Friday, 25 July 2014

New Beginnings - Spider-Man 2099 #1

by Matt Puddy

Being Spider-Man over the years has not been an easy thing to do. Parker has been cloned, confused over his own identity, half-killed more times than he can imagine, and finally had his whole body stolen and joyridden around by one of his archenemies in Superior Spider-Man.

So how can things get worse?

Luckily for Peter it’s the Spider-Man name that is taking the brunt of it, and it's not him who has drawn the short straw, but the Spider-Man from 2099, one Miguel O’Hara. For anyone who hasn’t read Superior Spider-Man, in part of the series Miguel was sent through time to save his Grandfather and ensure that he went on to be born as a result. However, it now means he is stranded in the present with no plan, other than a desire to improve the horrid future he hails from.

The very first page is designed to put new readers at ease as they may have no clue who this character is. Miguel is not a descendant or relation to Peter Parker - in fact O'Hara got his powers through a genetic experiment. He is also accompanied by Lysa, a holographic assistant who helps him by providing information and analysis. I will be honest, it was at this point I did begin to wonder. Superhero from the future with knowledge of how the world is meant to turn out, coupled with an electronic counterpart. It sounds scarily close to DC’s Booster Gold. (With a soupçon of Continuum or *shudder* Time Trax. BF)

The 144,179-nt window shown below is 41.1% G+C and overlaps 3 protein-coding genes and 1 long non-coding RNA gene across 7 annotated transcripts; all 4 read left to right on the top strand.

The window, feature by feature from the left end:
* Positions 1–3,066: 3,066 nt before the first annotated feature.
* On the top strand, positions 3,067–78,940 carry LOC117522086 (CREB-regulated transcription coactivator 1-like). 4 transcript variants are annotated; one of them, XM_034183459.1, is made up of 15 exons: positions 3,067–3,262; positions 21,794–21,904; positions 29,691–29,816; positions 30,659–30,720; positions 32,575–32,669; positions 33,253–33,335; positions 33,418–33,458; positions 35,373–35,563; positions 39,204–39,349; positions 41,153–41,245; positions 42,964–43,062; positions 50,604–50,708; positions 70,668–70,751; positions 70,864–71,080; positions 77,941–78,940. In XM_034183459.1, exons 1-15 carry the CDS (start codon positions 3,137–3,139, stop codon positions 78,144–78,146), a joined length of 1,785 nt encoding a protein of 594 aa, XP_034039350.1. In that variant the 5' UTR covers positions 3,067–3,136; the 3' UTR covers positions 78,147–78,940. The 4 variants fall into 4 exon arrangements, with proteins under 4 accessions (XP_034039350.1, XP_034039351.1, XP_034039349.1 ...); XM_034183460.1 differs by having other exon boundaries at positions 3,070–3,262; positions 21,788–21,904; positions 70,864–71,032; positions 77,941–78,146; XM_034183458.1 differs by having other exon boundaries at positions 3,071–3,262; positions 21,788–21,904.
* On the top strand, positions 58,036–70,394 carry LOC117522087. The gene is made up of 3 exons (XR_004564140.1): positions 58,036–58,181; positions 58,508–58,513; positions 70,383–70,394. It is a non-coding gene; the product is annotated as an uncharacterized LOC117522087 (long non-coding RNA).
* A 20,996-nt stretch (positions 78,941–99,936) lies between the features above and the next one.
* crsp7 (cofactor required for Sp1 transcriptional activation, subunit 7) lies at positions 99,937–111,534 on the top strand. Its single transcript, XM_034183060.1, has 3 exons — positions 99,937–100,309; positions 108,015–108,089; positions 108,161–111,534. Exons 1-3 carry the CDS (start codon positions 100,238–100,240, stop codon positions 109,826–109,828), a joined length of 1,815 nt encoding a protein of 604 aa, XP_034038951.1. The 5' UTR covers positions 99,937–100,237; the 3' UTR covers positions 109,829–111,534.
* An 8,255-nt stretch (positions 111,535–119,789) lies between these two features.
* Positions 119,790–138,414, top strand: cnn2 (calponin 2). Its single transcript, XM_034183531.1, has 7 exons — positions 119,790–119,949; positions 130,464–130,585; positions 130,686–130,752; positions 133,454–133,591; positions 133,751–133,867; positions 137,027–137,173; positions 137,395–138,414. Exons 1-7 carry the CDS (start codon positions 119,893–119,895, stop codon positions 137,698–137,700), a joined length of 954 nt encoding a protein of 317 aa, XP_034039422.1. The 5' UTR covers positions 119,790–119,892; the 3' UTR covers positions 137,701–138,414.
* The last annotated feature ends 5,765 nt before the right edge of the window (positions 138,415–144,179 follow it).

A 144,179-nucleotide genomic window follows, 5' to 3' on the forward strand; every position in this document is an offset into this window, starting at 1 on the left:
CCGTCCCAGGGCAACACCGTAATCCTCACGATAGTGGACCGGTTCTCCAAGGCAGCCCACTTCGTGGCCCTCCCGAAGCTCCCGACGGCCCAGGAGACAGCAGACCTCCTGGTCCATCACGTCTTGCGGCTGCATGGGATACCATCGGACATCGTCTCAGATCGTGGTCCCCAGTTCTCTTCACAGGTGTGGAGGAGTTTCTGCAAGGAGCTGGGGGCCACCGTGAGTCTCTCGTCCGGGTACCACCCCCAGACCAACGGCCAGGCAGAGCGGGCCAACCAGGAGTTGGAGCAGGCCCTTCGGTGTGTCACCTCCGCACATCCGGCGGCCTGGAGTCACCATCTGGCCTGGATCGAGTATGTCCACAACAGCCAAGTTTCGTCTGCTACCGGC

However pushing further into the comic, things do take a change. As opposed to the financially and egotistically driven arrogance of Booster, Miguel has more towards the typical self-deprecating Spider-Man style – especially when it comes to women. This may be a different man from a different time but it appears some things transcend the ages.

While Miguel is settling down and trying to establish what resembles a normal life, he is unaware of the danger arriving from the future in the form of an Adjustor from T.O.T.E.M. In essence this is the old chestnut of a temporal police force sent back to remove anyone who is in a time they shouldn’t be in (similar to Timecop or episodes of Star Trek Voyager), and this Adjustor has Spider-Man clearly in his sights.

The most interesting thing is that as their fracas spills into Liz Allan’s office, pulling her into the fray, and Spider-Man 2099 is presented with an offer. He can let her die instead so he can live and it’s all over. So what is an upstanding hero from the future to do? Well it’s maybe not what you expect, he takes the deal, but at least there is a plan in mind.

More importantly is what has Liz done to deserve such future rebuke, and why would it matter if only one of them survived? I’m sure there is more to come. To add further twists, refreshingly Allan is no slacker and quickly figures out that there must be some connection between her company and this Spider-Man, leaving him open to further attack.

Peter David is not a writer I have really seen much work of personally. In the past I know he is well known for the award-winning 12 year run on Hulk. Something I found interesting in his writing though is that the scripting has a real identity to the characters in all the conversational pieces. There has been a lot of consideration taken in just how they all speak, and they stay in their own styles. It’s not often I notice this, but it really stuck out in a good way for me.